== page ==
• A website publishing all regulations, anything left out is not legally binding. A website can be updated in real time, so this is perfectly feasible. This one will work mostly for bigger projects as the local population has limited access to internet. But for building project and such it is important. It will also attract more Direct Foreign Investment, because an investor wants to know the environment he/she invests in.
  • Overhaul of the regulatory framework: Transparency International has found one of the biggest drivers of corruption is unclear regulations and procedures. Simple regulations that are strictly enforced will level the playing field for the private sector, and limit corruption. O the other hand, the current situation with very complex regulations which are intermittently enforced produces corruption. If the individual duty bearer can decide which rule to enforce and which one to ignore, this is a recipe for corruption.
  • All regulations must have time limits, so no handouts can be solicited for quick processing of any regulation. Again there must be a clear, quick and effective complaints procedure.


The state of the State

The state in Malawi looks less and less stable. This is inherent in the type of governance we have. It creates underdevelopment, dependence and subordination to foreign interests, which in turn generate poverty, illiteracy and disease.

Our history of capitalist colonialism has lead to this situation. Africa was a continent of mostly self sufficient social units. But the colonials have introduced the destabilizing factor of  international capitalism, forcing us to produce raw materials for their industry and then buying back the products from our own materials at a premium price.


Banda did not see this situation as a fundamentally problematic one: he perpetuated the economic class relationships, but replaced the European ownership of tobacco to a local ruling class. The population suffered as before. In the tea plantations, he largely left the Colonial Masters in place. Now the population was being robbed doubly: the former colonial power still paid low prices, but also the local elite was taking a cut from the surplus value, lowering the workers share even further. The  abject poverty of the population is only worsening in recent years, inequality keeps rising (check the GINI coefficient!).

With growing access to media and advertisements the expectations of the population are growing while their purchasing power is eaten up by the local and international elite. This post-colonial experience is frustrating the population more and more, and this frustration will find a channel of communication, most likely first in banditry, and later in organized resistance (which does not necessarily need to be violent, think of the peaceful  land invasions in Thyolo).

The population demands three things:

  1. an elimination of excessive and rising inequality between the happy few and the masses. This requires a fundamental overhaul of the capitalist/feudal relations that currently exist in Malawi.
  2. a reasonable level of services from the government in exchange for its taxes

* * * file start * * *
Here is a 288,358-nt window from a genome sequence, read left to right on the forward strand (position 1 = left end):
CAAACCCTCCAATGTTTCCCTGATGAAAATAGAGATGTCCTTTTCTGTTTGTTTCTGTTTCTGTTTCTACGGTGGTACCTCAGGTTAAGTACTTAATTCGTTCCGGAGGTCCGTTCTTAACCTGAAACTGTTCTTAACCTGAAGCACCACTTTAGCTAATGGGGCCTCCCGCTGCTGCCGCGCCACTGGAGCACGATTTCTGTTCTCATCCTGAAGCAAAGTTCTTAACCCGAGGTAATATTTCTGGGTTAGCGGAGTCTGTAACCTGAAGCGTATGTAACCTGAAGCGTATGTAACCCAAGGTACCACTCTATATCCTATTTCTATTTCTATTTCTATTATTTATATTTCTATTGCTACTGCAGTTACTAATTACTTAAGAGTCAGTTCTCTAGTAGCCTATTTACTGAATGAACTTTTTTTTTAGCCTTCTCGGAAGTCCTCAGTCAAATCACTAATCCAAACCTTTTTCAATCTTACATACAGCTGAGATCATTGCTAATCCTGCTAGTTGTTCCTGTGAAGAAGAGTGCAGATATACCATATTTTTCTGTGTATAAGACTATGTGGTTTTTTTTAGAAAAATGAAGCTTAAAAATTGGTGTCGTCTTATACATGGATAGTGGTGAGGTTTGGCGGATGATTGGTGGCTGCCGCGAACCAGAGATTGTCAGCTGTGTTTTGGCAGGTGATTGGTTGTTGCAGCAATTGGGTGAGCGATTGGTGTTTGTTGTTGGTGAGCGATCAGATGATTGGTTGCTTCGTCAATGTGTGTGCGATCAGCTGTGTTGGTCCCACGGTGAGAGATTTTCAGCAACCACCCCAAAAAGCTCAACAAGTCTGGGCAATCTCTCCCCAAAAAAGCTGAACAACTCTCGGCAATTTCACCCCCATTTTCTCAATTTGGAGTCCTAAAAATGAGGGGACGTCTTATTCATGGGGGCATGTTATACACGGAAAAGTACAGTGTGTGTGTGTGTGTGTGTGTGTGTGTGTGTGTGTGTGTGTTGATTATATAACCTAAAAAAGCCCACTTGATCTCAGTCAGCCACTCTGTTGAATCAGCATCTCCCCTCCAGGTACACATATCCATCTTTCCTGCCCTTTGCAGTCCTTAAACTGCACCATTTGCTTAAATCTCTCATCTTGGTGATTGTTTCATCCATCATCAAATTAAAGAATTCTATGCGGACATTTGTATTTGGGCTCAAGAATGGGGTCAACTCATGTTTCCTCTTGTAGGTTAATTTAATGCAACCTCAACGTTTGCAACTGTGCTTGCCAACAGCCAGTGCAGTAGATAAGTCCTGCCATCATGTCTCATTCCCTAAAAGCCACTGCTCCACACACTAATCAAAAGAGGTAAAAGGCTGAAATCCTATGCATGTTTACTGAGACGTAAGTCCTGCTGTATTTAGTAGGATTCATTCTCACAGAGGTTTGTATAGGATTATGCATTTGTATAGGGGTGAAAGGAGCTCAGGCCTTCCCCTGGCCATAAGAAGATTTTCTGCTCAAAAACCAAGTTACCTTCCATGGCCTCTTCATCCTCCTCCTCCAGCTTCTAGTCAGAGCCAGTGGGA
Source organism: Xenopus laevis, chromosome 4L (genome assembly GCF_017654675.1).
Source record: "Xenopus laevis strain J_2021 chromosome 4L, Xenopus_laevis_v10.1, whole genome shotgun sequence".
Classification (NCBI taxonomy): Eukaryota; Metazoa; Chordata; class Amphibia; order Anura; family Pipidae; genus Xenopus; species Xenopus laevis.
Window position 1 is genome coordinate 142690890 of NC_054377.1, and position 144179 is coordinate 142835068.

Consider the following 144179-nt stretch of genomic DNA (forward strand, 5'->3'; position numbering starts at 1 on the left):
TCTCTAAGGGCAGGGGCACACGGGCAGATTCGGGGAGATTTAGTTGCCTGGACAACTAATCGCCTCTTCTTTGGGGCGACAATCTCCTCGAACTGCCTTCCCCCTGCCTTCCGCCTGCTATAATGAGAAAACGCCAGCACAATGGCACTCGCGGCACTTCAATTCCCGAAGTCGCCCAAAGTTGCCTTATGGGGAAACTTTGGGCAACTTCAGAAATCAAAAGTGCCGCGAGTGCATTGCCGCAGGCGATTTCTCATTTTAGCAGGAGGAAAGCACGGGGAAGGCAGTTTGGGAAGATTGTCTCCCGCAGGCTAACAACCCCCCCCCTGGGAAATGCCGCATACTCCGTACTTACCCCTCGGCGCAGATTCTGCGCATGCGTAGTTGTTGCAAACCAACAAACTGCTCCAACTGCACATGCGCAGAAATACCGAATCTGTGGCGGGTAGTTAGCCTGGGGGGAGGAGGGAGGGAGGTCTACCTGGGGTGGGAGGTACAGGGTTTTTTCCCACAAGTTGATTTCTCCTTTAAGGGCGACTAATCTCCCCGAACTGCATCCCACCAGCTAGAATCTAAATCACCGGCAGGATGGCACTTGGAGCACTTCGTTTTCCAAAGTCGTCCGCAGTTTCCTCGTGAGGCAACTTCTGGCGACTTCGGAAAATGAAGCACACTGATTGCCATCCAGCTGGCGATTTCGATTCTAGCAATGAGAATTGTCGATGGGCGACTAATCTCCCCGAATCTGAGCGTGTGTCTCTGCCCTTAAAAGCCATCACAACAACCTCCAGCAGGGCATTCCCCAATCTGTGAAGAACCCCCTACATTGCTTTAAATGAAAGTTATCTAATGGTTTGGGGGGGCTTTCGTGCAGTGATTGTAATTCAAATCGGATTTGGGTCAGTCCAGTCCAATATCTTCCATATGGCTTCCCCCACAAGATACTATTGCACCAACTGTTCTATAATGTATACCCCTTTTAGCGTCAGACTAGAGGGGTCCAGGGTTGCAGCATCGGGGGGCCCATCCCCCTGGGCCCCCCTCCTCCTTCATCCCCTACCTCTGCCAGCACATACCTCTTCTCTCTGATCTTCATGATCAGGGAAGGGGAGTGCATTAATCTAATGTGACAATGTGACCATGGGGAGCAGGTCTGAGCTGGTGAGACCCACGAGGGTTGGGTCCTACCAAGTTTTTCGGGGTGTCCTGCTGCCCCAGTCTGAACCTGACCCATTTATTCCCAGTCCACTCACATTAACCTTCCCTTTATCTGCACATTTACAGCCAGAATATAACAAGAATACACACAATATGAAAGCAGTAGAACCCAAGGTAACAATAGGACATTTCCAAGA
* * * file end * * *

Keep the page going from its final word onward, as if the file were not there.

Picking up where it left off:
3. a reasonable standard of living.

The enigma for government is that the conditions which support its hegemony are exactly the same as those that make it impossible to fulfill the rightful demands of the population: the corruption and inefficiency in delivering services to the population are the exact mechanisms that enable the ruling class to enrich itself. And these do not only undermine the government services, but also limit the expansion of surplus value generated by the population. This is the reason the local ruling class in Malawi relied heavily on foreign aid to finance its material excesses. Now that the foreign aid is being limited, the local ruling class is not giving up an inch of its privileges, and passing on the burden to the population. Never before has the population of Malawi suffered at this level.

So far the ruling class has been mostly successful in preventing political translation of these rightful demands: political parties are all conservative, supporting the hegemony of the capitalist/feudal ruling class at the expense of the population. It seems the ruling class is keeping the margins narrow, so they can keep on extracting the surplus value from the population. Nominally we have multi-party politics, but the electorate does not have a choice in the direction they want the country to go: all parties keep things the same (despite rhetoric). This renders multi-party democracy meaningless, and just another perpetuation of the one-party type politics of extraction of surplus value from the population. In fact, our politics have been depoliticized, which renders democracy an empty slogan.

While this may seem to enhance stability, the opposite is true:

The only politics happening are the struggles over state power between the different factions of the ruling class. With this, the opposing interests of the different classes in society keep growing, and the impoverishment of the population is worsened, destabilizing state power.

If the population’s demands are not translated politically, the barrel will boil over at some (not too distant) moment, and we may be looking at a situation much more violent than the 20 July 2011 mass demonstrations. We could be looking at whole sale revolt, with disastrous repercussions for the majority of the population.